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4 Effective Ways to Screen Tenants

by Nick Quirk

Screening tenants is not what it used to be. Property owners have to dig deeper to confirm that everything an applicant said is legitimate. It’s easier now to fake documents than ever before. Landlords need to keep a sharp eye out for tenants that aren’t who they say they are.

Here are several tips that landlords can use to screen tenants before signing a lease for one of their rental properties.

1. Background Check

Before signing a lease with a potential tenant, your first step should be running a background check. The most charismatic applicants can win you over on the phone while having a ‘colorful past’. Review things like past criminal records, evictions, and credit history. If this applicant has been evicted several times, run in the other direction.

Of course, there is more to a person than just their background. People who have made mistakes in the past can change. You don’t necessarily want to rule anyone out right away. There are always two sides to each story.

If an applicant passes with flying colors besides the background check, read into the report to see exactly what happened. Certain blemishes on a background check are worse than others. Remain as open as you can to all applicants until they give you a good enough reason not to.

2. Verify Income and Employment

Another tenant-screening tip is to verify that the potential tenant can afford the rent. Use their documents to your advantage. Request multiple pay stubs and bank statements to confirm their income. Ideally, they should earn at least triple the rent amount per month. Additionally, contact their employer to confirm their employment status and salary.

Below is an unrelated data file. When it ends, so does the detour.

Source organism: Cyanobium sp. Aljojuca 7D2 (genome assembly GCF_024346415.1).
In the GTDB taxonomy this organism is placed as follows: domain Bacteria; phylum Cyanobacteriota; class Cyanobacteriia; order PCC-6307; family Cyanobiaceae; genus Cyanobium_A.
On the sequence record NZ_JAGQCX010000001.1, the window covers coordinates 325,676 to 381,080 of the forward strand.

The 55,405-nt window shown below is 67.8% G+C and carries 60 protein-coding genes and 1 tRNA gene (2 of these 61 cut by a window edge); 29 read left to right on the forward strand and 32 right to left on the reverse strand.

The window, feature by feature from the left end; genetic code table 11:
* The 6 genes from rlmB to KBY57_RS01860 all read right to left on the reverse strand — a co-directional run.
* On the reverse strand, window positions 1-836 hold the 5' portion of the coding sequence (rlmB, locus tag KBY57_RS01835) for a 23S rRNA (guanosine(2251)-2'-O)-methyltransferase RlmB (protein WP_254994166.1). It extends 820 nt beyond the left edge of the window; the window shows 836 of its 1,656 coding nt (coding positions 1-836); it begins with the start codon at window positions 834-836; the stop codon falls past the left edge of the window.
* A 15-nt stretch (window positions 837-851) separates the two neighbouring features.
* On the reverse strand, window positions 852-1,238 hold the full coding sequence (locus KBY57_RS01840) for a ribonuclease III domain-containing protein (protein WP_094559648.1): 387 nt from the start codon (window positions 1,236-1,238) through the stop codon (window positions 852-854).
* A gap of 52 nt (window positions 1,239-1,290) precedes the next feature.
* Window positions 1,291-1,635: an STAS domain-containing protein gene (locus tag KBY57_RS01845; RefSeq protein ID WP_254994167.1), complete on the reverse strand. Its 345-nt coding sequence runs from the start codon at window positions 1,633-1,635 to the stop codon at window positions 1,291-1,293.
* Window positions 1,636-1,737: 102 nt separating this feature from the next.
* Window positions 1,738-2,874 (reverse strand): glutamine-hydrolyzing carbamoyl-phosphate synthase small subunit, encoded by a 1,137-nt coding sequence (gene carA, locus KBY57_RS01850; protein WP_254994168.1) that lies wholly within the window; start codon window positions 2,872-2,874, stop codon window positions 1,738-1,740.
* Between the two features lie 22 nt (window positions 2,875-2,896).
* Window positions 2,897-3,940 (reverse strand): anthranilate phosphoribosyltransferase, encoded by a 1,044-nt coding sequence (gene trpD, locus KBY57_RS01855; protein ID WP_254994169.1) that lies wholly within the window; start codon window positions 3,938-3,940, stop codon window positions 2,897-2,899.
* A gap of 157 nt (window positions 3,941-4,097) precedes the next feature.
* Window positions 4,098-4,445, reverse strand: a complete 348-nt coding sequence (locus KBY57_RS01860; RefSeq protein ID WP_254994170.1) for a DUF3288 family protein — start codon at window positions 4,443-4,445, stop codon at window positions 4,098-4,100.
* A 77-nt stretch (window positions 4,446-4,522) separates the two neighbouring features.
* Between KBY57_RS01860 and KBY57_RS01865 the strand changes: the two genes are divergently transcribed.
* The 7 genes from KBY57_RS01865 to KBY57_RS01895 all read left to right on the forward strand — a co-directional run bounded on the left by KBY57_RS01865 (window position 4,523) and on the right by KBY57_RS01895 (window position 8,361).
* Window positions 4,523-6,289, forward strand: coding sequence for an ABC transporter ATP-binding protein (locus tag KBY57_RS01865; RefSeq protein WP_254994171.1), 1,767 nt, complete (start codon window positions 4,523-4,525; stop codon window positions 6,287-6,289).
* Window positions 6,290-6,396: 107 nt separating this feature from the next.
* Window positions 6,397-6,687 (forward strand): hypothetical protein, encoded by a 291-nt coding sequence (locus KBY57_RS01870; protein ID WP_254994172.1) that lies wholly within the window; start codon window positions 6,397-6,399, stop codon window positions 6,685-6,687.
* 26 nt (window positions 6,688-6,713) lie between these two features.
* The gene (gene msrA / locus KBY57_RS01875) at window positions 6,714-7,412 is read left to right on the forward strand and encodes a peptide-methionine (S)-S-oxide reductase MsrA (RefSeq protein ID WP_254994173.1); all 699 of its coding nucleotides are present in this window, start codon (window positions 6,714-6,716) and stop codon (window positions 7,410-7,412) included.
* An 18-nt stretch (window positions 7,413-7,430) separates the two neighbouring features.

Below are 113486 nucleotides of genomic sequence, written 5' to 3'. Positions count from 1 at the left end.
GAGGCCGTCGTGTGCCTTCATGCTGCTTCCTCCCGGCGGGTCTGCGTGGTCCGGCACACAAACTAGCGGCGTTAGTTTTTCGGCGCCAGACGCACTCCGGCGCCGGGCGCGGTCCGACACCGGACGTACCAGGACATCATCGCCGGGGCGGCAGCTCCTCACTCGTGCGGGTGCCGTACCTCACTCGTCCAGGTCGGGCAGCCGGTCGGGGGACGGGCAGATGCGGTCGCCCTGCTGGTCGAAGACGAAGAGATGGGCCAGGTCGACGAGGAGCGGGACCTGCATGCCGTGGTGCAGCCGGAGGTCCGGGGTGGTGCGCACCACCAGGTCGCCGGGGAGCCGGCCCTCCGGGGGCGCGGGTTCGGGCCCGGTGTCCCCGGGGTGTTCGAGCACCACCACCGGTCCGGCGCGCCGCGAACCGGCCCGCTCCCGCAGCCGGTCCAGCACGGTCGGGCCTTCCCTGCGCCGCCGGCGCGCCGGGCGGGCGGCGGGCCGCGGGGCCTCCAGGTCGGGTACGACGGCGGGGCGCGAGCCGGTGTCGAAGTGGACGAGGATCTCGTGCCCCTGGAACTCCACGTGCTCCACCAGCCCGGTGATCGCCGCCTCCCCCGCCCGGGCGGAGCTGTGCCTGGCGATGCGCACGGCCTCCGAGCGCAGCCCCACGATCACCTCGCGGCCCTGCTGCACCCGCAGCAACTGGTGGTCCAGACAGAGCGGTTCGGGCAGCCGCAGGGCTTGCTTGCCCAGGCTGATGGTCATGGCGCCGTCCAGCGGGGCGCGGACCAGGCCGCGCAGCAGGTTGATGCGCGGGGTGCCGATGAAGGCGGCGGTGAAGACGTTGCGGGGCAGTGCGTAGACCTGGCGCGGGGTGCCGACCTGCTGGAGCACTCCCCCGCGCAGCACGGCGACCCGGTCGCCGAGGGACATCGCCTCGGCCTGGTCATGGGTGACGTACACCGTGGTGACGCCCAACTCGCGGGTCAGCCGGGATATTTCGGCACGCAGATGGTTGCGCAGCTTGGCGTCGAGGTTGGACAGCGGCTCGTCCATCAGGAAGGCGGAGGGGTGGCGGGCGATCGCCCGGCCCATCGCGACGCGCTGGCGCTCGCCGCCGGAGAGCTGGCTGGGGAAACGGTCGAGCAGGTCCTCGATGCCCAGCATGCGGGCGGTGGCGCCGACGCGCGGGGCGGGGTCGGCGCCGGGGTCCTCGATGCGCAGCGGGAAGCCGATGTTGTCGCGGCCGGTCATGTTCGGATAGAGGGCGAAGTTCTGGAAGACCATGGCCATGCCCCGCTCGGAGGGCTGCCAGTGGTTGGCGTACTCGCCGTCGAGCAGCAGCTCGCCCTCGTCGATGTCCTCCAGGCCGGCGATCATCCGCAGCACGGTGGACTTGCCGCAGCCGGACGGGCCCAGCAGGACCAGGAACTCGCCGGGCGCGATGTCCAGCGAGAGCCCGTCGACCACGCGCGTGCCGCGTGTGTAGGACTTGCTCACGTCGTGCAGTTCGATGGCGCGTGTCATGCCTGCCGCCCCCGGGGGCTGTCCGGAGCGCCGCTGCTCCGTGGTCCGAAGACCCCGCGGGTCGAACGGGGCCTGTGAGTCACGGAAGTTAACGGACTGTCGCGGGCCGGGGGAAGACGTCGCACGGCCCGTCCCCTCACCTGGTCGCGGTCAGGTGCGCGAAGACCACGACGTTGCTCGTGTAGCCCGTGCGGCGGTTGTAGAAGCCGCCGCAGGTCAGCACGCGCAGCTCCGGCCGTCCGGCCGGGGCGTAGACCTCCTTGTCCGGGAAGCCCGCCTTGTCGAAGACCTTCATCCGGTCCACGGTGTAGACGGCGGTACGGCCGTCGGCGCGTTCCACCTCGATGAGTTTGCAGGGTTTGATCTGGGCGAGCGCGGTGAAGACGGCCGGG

This step not only validates their current financial situation but also helps predict their economic stability. Some applicants can lie about their employment or rental history on an application. Thankfully, legitimate documents can’t lie.

3. Check References

References can provide insights that documents can’t. In addition to an applicant’s boss, their former landlords can also tell you a lot about them. If they were previously a terrible tenant, you will likely hear about that from their last landlord. These conversations are invaluable; they often reveal how the tenant maintains a property and relates with neighbors.

We spoke to Alex Capozzolo of Brotherly Love Real Estate, a landlord in Philadelphia. He explained, “References are everything when screening tenants. We’ve had multiple tenants try to fake these. That’s an immediate red flag for us. You can learn a ton about a potential tenant from their references. Ideally, they give a personal one, a previous manager, and a family member.”

4. Interview the Tenant

Finally, arrange a face-to-face interview. This meeting is your chance to get a sense of their personality and responsibility. Ask about their rental history, reasons for moving, and expectations from their new home. This interaction can also clarify any concerns raised by your earlier checks. Observing their demeanor and responsiveness during the interview can further inform your decision.

The gut feelings you get from a person carry weight and shouldn’t be dismissed. An applicant can be perfect on paper but give you a strange feeling when you meet them in person. Feel out all potential tenants before committing to someone.

Tap into your Spidey Sense and don’t be afraid to open up the floor to unfiltered transparency during an interview. Think about every single question and doubt that you have. Lay everything out while you have the opportunity to do so during this interview – this will help you make your decision with the utmost confidence possible.

Screening Tenants

It’s important to take tenant screening seriously as a landlord. Whether you own one single-family home or a large apartment building, getting good tenants is the only way you’ll survive long-term. A bad tenant can cost you tons of money and cause unneeded stress. You want to protect your asset – especially if it has smart automation features through the property. By using these reliable screening tactics, you can avoid all of that and make property management much easier.